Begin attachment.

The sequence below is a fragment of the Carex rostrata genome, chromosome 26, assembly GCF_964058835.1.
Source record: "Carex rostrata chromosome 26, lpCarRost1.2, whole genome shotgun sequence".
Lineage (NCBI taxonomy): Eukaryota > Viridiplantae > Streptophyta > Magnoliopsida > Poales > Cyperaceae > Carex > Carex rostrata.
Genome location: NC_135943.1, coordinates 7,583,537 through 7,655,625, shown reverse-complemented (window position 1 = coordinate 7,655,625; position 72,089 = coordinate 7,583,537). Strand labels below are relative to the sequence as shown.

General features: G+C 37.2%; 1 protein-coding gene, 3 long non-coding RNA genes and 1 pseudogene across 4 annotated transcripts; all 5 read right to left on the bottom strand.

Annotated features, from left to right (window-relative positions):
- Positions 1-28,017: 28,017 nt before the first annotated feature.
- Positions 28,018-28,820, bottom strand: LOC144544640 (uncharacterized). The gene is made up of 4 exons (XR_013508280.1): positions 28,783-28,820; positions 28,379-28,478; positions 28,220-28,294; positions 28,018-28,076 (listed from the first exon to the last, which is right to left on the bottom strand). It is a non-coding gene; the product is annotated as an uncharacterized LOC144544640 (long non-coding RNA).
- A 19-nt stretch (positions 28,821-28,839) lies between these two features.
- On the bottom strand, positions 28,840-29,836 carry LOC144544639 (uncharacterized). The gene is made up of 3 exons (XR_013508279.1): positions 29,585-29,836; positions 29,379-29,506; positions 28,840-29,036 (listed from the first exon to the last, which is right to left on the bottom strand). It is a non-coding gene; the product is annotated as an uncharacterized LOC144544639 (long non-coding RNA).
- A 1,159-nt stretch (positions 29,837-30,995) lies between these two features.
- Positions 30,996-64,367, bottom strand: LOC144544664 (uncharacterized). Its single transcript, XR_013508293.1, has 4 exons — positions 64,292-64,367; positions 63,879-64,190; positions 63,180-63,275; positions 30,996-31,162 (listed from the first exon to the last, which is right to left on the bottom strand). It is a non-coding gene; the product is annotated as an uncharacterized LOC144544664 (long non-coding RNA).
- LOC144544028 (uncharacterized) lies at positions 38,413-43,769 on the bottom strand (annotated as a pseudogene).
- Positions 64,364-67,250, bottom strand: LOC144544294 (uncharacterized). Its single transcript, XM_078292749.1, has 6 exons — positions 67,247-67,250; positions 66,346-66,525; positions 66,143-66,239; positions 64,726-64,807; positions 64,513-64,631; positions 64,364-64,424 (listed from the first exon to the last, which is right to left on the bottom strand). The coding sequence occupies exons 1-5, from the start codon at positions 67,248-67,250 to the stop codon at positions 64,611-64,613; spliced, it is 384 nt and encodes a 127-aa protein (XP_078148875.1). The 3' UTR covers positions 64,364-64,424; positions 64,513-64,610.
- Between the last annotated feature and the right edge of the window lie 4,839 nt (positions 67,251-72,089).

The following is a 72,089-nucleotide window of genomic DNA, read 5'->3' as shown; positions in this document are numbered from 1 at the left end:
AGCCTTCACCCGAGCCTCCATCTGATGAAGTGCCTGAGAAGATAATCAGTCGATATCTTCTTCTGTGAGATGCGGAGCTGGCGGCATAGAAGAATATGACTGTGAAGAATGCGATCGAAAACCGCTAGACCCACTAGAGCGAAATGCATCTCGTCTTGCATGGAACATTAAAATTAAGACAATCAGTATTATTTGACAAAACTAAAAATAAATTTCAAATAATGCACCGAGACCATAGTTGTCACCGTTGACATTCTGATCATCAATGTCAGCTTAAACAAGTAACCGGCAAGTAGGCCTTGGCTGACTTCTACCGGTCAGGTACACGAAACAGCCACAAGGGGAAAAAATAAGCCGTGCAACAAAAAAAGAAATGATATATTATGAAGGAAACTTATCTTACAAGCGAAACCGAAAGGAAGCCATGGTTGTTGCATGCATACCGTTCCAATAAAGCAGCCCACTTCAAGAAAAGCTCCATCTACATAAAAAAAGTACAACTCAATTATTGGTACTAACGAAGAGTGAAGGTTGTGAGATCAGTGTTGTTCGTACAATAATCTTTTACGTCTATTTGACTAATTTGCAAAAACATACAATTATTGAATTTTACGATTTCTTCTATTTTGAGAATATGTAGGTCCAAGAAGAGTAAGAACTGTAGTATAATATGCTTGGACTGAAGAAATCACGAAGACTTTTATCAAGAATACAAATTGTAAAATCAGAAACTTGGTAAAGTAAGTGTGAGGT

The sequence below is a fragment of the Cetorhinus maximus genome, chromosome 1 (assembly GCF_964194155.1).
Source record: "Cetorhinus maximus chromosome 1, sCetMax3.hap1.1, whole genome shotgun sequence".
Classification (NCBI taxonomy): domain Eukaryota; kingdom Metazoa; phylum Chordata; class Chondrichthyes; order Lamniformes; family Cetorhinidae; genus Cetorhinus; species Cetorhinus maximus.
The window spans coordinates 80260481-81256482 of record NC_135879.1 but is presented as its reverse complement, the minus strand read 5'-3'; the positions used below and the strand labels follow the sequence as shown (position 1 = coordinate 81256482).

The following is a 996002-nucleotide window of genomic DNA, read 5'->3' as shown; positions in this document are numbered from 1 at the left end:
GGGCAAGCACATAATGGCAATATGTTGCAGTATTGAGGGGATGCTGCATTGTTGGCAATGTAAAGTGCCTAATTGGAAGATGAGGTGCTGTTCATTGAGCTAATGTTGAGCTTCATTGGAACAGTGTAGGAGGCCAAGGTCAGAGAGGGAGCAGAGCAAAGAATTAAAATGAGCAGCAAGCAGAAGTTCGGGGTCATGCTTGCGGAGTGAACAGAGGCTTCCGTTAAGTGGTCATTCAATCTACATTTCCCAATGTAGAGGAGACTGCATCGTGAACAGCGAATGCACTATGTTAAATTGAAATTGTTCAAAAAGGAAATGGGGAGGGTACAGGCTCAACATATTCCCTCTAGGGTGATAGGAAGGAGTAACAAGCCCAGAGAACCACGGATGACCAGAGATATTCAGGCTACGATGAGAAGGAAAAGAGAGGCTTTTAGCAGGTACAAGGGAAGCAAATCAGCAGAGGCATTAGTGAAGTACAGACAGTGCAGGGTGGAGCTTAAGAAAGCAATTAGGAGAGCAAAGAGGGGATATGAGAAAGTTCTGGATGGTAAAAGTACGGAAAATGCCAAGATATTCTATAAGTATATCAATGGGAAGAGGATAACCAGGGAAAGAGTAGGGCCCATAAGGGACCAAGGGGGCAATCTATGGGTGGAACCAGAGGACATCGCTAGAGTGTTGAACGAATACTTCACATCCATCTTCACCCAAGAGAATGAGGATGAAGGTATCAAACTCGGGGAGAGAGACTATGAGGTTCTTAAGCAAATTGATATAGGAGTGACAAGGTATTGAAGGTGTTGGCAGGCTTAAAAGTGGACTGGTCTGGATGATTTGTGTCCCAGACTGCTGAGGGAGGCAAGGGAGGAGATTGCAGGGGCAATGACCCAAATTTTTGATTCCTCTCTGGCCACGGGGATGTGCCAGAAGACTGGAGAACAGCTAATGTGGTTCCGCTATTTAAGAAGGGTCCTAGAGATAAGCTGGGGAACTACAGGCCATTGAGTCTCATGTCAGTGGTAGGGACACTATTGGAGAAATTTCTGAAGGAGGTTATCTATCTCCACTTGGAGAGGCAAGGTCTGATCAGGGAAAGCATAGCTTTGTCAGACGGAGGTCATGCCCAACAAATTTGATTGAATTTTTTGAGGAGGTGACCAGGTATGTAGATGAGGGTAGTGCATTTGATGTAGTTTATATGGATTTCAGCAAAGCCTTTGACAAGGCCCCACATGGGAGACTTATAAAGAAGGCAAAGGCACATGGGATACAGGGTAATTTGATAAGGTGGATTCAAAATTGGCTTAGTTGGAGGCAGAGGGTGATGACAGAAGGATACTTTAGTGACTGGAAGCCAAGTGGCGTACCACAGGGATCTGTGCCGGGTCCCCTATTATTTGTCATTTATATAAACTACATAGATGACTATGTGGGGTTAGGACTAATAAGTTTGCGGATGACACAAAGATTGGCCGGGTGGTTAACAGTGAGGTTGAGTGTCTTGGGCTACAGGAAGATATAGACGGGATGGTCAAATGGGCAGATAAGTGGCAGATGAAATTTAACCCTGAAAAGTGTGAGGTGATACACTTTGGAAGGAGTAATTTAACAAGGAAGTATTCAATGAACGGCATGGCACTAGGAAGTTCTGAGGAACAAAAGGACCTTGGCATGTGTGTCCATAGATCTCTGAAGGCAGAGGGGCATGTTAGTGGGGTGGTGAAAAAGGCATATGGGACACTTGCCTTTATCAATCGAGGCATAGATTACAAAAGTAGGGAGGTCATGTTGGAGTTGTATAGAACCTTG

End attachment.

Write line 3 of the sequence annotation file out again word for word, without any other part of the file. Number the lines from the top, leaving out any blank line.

Lineage (NCBI taxonomy): Eukaryota > Viridiplantae > Streptophyta > Magnoliopsida > Poales > Cyperaceae > Carex > Carex rostrata.